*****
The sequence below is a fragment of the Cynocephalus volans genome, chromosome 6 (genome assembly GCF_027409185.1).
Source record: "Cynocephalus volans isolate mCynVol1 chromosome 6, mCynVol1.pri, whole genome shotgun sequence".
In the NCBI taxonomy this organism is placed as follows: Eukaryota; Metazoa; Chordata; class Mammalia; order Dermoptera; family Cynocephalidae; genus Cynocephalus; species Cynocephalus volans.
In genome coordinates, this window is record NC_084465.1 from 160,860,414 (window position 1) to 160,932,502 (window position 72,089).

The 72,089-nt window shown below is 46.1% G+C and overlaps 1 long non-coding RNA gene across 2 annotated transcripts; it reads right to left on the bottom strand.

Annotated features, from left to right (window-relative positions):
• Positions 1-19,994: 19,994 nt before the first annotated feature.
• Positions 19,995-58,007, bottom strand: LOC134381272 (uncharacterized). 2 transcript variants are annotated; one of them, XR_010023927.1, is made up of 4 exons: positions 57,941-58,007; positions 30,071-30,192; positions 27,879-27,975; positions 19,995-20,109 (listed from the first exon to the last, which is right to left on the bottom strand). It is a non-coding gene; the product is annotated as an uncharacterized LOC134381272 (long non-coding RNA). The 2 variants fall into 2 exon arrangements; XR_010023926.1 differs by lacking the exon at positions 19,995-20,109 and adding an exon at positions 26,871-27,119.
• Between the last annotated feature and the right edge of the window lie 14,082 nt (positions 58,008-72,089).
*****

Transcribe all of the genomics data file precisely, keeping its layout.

The sequence below is a fragment of the Cynocephalus volans genome, chromosome 6 (genome assembly GCF_027409185.1).
Source record: "Cynocephalus volans isolate mCynVol1 chromosome 6, mCynVol1.pri, whole genome shotgun sequence".
In the NCBI taxonomy this organism is placed as follows: Eukaryota; Metazoa; Chordata; class Mammalia; order Dermoptera; family Cynocephalidae; genus Cynocephalus; species Cynocephalus volans.
In genome coordinates, this window is record NC_084465.1 from 160,860,414 (window position 1) to 160,932,502 (window position 72,089).

The 72,089-nt window shown below is 46.1% G+C and overlaps 1 long non-coding RNA gene across 2 annotated transcripts; it reads right to left on the bottom strand.

Annotated features, from left to right (window-relative positions):
• Positions 1-19,994: 19,994 nt before the first annotated feature.
• Positions 19,995-58,007, bottom strand: LOC134381272 (uncharacterized). 2 transcript variants are annotated; one of them, XR_010023927.1, is made up of 4 exons: positions 57,941-58,007; positions 30,071-30,192; positions 27,879-27,975; positions 19,995-20,109 (listed from the first exon to the last, which is right to left on the bottom strand). It is a non-coding gene; the product is annotated as an uncharacterized LOC134381272 (long non-coding RNA). The 2 variants fall into 2 exon arrangements; XR_010023926.1 differs by lacking the exon at positions 19,995-20,109 and adding an exon at positions 26,871-27,119.
• Between the last annotated feature and the right edge of the window lie 14,082 nt (positions 58,008-72,089).